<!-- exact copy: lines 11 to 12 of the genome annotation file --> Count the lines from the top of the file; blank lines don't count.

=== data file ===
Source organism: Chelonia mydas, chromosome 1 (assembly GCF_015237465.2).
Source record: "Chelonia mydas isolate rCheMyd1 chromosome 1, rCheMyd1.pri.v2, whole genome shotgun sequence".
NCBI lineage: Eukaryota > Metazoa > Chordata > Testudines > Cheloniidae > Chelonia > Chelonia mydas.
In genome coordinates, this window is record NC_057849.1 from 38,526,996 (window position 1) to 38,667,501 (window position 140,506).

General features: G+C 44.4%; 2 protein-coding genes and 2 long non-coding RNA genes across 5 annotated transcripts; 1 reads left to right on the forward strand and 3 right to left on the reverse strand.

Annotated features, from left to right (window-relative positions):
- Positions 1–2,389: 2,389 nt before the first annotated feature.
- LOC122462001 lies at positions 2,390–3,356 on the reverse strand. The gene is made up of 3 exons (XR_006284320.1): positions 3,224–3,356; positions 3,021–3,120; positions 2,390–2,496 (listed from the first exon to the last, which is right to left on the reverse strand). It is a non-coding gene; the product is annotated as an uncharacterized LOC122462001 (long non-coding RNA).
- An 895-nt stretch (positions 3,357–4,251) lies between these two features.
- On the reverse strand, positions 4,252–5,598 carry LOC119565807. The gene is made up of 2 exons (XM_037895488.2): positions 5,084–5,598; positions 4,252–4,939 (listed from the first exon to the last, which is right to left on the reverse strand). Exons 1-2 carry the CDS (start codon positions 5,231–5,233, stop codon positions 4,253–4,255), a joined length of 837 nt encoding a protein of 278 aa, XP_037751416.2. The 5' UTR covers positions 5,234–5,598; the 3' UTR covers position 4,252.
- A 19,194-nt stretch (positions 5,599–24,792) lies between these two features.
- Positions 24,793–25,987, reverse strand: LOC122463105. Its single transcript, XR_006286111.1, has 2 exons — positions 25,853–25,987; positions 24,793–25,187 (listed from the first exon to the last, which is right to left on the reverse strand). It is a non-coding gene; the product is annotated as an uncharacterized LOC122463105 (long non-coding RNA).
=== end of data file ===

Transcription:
- A 19,194-nt stretch (positions 5,599–24,792) lies between these two features.
- Positions 24,793–25,987, reverse strand: LOC122463105. Its single transcript, XR_006286111.1, has 2 exons — positions 25,853–25,987; positions 24,793–25,187 (listed from the first exon to the last, which is right to left on the reverse strand). It is a non-coding gene; the product is annotated as an uncharacterized LOC122463105 (long non-coding RNA).